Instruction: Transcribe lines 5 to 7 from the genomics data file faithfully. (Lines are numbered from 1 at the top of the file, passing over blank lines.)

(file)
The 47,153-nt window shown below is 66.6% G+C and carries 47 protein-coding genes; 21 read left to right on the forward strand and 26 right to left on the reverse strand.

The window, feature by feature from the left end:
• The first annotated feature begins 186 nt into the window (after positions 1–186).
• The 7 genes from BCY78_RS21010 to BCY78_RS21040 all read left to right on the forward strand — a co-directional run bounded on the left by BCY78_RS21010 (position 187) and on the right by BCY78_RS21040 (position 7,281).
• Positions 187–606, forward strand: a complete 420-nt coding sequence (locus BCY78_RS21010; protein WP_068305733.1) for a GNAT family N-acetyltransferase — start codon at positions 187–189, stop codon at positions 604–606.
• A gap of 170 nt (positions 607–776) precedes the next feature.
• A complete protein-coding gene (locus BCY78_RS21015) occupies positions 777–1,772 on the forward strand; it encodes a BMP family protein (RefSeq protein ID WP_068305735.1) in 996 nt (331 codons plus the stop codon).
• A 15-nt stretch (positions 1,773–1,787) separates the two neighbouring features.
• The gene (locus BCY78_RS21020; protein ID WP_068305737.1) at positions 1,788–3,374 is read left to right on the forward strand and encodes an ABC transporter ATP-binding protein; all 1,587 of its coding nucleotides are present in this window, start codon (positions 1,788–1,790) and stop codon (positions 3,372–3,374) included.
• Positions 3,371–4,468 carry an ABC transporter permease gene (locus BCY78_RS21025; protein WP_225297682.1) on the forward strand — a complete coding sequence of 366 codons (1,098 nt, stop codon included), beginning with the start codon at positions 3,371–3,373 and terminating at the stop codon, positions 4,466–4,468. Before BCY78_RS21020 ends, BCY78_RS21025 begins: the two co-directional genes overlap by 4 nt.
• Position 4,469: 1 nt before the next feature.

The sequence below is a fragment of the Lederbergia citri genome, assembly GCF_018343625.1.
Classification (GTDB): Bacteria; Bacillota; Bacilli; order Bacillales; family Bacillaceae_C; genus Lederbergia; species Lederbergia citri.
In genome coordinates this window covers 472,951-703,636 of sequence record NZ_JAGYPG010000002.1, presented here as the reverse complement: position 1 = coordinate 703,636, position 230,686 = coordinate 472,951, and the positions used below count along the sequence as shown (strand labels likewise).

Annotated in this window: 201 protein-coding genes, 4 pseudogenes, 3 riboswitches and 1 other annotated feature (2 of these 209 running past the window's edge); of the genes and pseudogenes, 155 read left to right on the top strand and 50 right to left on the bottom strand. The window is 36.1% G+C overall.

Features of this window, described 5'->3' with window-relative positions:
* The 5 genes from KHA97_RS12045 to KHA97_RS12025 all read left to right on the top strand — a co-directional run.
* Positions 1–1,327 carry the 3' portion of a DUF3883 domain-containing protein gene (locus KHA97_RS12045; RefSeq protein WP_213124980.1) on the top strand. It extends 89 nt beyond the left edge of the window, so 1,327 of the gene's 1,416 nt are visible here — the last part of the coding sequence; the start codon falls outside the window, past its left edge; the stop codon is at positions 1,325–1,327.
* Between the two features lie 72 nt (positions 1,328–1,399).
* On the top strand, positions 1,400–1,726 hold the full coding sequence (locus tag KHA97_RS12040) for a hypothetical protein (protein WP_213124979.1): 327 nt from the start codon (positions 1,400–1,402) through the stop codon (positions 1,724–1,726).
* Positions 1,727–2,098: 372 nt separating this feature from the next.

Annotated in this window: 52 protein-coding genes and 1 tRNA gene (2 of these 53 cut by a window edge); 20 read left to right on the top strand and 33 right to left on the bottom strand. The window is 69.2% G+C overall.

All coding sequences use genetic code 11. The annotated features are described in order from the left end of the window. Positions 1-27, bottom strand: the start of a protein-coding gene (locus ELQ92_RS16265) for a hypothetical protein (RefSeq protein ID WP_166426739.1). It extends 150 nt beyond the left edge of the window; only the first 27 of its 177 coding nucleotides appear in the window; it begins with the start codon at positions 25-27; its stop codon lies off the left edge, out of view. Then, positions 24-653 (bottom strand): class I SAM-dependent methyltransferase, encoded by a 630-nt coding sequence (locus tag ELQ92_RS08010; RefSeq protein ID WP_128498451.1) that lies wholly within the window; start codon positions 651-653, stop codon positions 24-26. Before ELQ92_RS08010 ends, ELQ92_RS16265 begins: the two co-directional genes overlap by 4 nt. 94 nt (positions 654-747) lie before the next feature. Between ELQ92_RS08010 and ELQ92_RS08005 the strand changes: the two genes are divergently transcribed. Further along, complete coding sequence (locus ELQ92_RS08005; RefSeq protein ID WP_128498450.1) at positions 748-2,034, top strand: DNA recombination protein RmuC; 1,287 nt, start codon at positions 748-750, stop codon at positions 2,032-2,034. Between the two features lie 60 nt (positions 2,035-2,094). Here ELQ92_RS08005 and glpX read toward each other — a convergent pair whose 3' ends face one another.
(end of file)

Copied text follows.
• Positions 187–606, forward strand: a complete 420-nt coding sequence (locus BCY78_RS21010; protein WP_068305733.1) for a GNAT family N-acetyltransferase — start codon at positions 187–189, stop codon at positions 604–606.
• A gap of 170 nt (positions 607–776) precedes the next feature.
• A complete protein-coding gene (locus BCY78_RS21015) occupies positions 777–1,772 on the forward strand; it encodes a BMP family protein (RefSeq protein ID WP_068305735.1) in 996 nt (331 codons plus the stop codon).